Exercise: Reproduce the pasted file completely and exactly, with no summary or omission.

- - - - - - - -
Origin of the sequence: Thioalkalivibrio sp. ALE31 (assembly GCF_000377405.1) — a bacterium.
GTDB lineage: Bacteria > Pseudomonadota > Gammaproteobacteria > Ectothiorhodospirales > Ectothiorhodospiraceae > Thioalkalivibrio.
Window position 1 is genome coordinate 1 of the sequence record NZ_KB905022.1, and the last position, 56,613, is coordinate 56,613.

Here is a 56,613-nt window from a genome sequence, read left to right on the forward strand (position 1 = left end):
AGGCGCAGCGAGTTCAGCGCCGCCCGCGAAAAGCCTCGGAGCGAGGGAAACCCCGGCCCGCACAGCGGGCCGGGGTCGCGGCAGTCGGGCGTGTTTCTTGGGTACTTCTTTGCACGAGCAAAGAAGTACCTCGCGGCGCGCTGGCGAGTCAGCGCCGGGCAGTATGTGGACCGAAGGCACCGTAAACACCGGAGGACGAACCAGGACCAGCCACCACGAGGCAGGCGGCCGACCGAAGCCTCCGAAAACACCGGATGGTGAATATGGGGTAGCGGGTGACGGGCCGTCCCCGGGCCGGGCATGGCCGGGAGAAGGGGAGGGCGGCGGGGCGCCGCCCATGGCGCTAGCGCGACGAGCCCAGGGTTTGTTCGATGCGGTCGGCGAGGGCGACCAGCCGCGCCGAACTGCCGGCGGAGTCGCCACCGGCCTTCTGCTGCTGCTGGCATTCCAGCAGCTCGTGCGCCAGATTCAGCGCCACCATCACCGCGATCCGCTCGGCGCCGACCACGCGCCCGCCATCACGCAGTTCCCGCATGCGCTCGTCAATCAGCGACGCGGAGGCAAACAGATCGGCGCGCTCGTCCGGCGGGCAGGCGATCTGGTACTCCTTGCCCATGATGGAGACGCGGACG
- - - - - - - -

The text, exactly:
Origin of the sequence: Thioalkalivibrio sp. ALE31 (assembly GCF_000377405.1) — a bacterium.
GTDB lineage: Bacteria > Pseudomonadota > Gammaproteobacteria > Ectothiorhodospirales > Ectothiorhodospiraceae > Thioalkalivibrio.
Window position 1 is genome coordinate 1 of the sequence record NZ_KB905022.1, and the last position, 56,613, is coordinate 56,613.

Here is a 56,613-nt window from a genome sequence, read left to right on the forward strand (position 1 = left end):
AGGCGCAGCGAGTTCAGCGCCGCCCGCGAAAAGCCTCGGAGCGAGGGAAACCCCGGCCCGCACAGCGGGCCGGGGTCGCGGCAGTCGGGCGTGTTTCTTGGGTACTTCTTTGCACGAGCAAAGAAGTACCTCGCGGCGCGCTGGCGAGTCAGCGCCGGGCAGTATGTGGACCGAAGGCACCGTAAACACCGGAGGACGAACCAGGACCAGCCACCACGAGGCAGGCGGCCGACCGAAGCCTCCGAAAACACCGGATGGTGAATATGGGGTAGCGGGTGACGGGCCGTCCCCGGGCCGGGCATGGCCGGGAGAAGGGGAGGGCGGCGGGGCGCCGCCCATGGCGCTAGCGCGACGAGCCCAGGGTTTGTTCGATGCGGTCGGCGAGGGCGACCAGCCGCGCCGAACTGCCGGCGGAGTCGCCACCGGCCTTCTGCTGCTGCTGGCATTCCAGCAGCTCGTGCGCCAGATTCAGCGCCACCATCACCGCGATCCGCTCGGCGCCGACCACGCGCCCGCCATCACGCAGTTCCCGCATGCGCTCGTCAATCAGCGACGCGGAGGCAAACAGATCGGCGCGCTCGTCCGGCGGGCAGGCGATCTGGTACTCCTTGCCCATGATGGAGACGCGGACG